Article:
Bob remembers several things that happened at this point of his career of which there are many still today that he does not discuss because of it being top secret. He finally got out of the AC&W and his final decision to do so was the possibility of having to serve in Iceland and being away from his family.

In 1961, Bob left Klamath for a 15 month tour in Tainan, Taiwan. During this time, Jan and Dee were not with him.

"That was a hard time. Not only were Jan and Dee not with me, but our second daughter, Leslie Walker, was born," said Bob.

While in Taiwan, Bob was in the administrative field where he was in charge of two types of disposal of supplies One year later his assistant sergeant major put him in charge of all classified information, all messages and dispatching of messages as well as making up the duty roster and bed check every night. While in Taiwan, Bob was recommended for officer training school, but prior to coming back to the United States in 1962, the school was closed.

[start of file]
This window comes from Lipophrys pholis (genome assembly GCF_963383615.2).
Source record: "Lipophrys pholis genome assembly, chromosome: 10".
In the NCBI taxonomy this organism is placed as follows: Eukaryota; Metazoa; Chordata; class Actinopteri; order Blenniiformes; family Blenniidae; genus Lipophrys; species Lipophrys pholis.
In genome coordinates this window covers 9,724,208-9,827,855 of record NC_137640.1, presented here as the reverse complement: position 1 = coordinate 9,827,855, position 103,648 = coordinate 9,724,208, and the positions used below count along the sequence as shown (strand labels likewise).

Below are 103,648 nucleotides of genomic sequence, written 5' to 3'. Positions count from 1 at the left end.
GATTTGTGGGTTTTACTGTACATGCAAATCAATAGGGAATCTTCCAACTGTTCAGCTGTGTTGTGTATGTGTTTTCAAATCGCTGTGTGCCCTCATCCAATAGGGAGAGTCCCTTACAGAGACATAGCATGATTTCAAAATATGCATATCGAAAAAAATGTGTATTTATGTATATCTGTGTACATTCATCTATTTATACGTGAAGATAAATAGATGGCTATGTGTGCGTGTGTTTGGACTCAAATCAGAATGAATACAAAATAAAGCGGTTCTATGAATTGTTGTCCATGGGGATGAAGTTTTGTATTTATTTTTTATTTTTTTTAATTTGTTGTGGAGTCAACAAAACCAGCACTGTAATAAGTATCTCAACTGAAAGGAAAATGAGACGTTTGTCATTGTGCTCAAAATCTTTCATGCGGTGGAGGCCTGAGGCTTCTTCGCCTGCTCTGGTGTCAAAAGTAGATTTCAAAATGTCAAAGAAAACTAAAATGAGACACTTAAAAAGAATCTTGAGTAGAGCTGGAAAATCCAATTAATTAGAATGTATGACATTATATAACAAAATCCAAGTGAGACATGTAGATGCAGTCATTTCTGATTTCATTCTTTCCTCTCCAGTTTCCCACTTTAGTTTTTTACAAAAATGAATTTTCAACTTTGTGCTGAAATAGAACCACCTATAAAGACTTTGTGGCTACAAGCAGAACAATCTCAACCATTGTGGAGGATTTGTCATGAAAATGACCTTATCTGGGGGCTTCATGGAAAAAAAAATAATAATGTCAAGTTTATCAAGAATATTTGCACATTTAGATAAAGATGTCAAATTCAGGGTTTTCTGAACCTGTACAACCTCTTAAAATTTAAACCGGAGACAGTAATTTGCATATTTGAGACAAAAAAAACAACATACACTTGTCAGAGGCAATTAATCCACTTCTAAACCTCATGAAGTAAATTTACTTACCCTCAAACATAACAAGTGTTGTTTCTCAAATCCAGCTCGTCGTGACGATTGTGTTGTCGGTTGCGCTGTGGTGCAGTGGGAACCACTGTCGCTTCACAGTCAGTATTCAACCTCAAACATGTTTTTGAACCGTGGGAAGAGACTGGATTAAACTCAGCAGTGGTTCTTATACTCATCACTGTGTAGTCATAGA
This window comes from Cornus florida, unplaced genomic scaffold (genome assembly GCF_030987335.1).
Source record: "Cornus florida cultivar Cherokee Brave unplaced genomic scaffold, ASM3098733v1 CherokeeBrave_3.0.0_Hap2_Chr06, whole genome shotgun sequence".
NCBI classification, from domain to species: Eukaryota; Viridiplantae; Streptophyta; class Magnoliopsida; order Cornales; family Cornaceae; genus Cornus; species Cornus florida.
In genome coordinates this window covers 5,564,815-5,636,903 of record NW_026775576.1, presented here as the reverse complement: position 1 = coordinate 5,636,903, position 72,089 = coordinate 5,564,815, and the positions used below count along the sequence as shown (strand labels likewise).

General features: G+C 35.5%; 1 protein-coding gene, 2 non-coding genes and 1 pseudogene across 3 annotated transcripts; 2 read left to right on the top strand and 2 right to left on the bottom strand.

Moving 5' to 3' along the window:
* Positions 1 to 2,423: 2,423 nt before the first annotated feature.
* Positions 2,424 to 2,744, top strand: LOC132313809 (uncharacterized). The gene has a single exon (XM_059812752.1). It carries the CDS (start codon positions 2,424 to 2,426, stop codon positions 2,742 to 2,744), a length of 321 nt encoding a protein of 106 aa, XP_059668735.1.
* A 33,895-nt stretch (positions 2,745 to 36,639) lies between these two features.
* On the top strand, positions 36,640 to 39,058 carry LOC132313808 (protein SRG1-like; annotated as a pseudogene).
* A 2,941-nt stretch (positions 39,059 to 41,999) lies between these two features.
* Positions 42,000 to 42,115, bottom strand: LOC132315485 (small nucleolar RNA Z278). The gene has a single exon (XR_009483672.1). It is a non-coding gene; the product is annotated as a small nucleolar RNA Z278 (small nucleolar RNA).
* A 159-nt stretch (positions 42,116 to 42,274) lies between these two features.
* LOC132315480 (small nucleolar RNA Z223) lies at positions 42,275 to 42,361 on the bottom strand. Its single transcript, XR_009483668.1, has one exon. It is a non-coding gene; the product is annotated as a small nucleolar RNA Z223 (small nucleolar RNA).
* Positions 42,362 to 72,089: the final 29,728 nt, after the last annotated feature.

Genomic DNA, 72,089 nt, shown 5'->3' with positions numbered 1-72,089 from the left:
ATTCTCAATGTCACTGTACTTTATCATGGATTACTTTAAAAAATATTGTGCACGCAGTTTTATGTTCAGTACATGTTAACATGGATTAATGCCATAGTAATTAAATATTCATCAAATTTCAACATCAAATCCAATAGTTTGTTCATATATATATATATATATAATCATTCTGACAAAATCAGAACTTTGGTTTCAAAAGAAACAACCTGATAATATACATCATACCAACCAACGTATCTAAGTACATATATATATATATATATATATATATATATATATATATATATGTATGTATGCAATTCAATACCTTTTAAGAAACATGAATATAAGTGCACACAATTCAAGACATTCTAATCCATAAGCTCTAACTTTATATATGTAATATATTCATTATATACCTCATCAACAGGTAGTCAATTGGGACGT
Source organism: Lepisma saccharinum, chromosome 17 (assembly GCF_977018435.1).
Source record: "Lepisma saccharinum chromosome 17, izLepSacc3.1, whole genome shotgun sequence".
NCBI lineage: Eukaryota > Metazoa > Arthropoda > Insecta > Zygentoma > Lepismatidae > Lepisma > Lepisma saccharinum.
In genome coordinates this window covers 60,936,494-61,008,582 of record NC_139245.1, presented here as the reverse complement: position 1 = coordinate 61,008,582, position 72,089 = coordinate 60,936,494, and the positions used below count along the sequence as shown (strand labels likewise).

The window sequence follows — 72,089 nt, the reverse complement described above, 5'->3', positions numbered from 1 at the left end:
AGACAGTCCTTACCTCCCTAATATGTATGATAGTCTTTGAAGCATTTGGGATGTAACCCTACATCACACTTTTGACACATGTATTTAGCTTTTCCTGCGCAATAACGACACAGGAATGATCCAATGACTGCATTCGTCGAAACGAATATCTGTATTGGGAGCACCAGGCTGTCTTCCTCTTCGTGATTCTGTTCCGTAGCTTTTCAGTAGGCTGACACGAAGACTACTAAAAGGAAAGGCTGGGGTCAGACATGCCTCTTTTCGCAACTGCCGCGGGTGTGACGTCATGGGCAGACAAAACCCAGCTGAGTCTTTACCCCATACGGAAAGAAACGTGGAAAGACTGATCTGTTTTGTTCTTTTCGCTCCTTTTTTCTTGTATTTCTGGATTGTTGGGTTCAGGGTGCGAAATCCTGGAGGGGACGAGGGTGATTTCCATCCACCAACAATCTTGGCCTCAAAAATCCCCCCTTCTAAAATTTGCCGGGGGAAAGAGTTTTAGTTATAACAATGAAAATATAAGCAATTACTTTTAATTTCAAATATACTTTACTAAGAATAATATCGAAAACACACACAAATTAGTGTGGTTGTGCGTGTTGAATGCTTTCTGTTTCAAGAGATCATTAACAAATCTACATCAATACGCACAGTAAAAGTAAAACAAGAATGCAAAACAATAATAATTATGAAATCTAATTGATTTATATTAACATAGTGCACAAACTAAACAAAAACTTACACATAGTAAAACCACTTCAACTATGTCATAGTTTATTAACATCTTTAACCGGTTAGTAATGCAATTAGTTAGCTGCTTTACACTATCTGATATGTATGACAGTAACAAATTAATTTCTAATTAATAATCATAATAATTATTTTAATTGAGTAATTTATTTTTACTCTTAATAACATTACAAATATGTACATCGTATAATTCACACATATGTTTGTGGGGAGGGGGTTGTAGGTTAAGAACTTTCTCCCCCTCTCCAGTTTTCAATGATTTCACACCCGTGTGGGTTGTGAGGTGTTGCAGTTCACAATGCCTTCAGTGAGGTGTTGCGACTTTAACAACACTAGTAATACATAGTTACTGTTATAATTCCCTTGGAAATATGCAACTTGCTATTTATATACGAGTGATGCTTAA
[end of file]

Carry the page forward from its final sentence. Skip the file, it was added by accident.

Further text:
"One of the first things I learned while in Taiwan happened one night when I walked into a room with the lieutenant to do the bed check. He saluted and so I saluted, not knowing at the time why, but I did it. He stopped and asked if I knew why I had saluted, and I said no. The lieutenant went on to tell me I had saluted the National Medal of Honor that was hanging on the wall of that room," said Bob. "Everyone should always salute the National

Medal of Honor anytime you see it whether it is being worn or hanging. This is not just for service men this is for everyone and it still holds true today."

From 1962 to 1964, Bob was stationed at Mather Air Force Base in California where he held administrative jobs with the 320th Bomb Wing and was in charge of all records of flight personnel on B-52s. Examples were compiling test scores and checking to make sure they were executing proper emergency procedures. Also while working with the B-52, Bob worked in the simulator to become a gunner for a B-52, and was just about ready to become a gunner and would have but the Vietnam War broke out and no personnel with administrative training were allowed to go to combat.